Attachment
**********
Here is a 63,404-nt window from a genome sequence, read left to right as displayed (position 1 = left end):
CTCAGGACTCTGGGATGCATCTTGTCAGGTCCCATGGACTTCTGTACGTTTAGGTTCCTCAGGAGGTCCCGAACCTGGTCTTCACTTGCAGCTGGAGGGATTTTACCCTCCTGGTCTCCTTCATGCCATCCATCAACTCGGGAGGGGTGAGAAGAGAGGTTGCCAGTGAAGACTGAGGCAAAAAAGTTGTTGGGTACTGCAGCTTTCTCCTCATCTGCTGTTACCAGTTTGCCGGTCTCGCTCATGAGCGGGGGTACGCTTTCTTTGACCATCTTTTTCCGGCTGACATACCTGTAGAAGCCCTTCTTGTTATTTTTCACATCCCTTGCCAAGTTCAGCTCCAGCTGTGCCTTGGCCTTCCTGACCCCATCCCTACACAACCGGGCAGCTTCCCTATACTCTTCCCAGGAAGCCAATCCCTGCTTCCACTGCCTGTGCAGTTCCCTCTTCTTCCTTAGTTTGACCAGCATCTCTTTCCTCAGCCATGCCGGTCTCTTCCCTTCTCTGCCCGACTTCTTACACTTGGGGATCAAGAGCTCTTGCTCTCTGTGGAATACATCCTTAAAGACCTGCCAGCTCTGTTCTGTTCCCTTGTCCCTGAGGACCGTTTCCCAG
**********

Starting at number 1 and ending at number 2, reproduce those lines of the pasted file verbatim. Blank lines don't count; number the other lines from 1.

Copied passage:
Here is a 63,404-nt window from a genome sequence, read left to right as displayed (position 1 = left end):
CTCAGGACTCTGGGATGCATCTTGTCAGGTCCCATGGACTTCTGTACGTTTAGGTTCCTCAGGAGGTCCCGAACCTGGTCTTCACTTGCAGCTGGAGGGATTTTACCCTCCTGGTCTCCTTCATGCCATCCATCAACTCGGGAGGGGTGAGAAGAGAGGTTGCCAGTGAAGACTGAGGCAAAAAAGTTGTTGGGTACTGCAGCTTTCTCCTCATCTGCTGTTACCAGTTTGCCGGTCTCGCTCATGAGCGGGGGTACGCTTTCTTTGACCATCTTTTTCCGGCTGACATACCTGTAGAAGCCCTTCTTGTTATTTTTCACATCCCTTGCCAAGTTCAGCTCCAGCTGTGCCTTGGCCTTCCTGACCCCATCCCTACACAACCGGGCAGCTTCCCTATACTCTTCCCAGGAAGCCAATCCCTGCTTCCACTGCCTGTGCAGTTCCCTCTTCTTCCTTAGTTTGACCAGCATCTCTTTCCTCAGCCATGCCGGTCTCTTCCCTTCTCTGCCCGACTTCTTACACTTGGGGATCAAGAGCTCTTGCTCTCTGTGGAATACATCCTTAAAGACCTGCCAGCTCTGTTCTGTTCCCTTGTCCCTGAGGACCGTTTCCCAG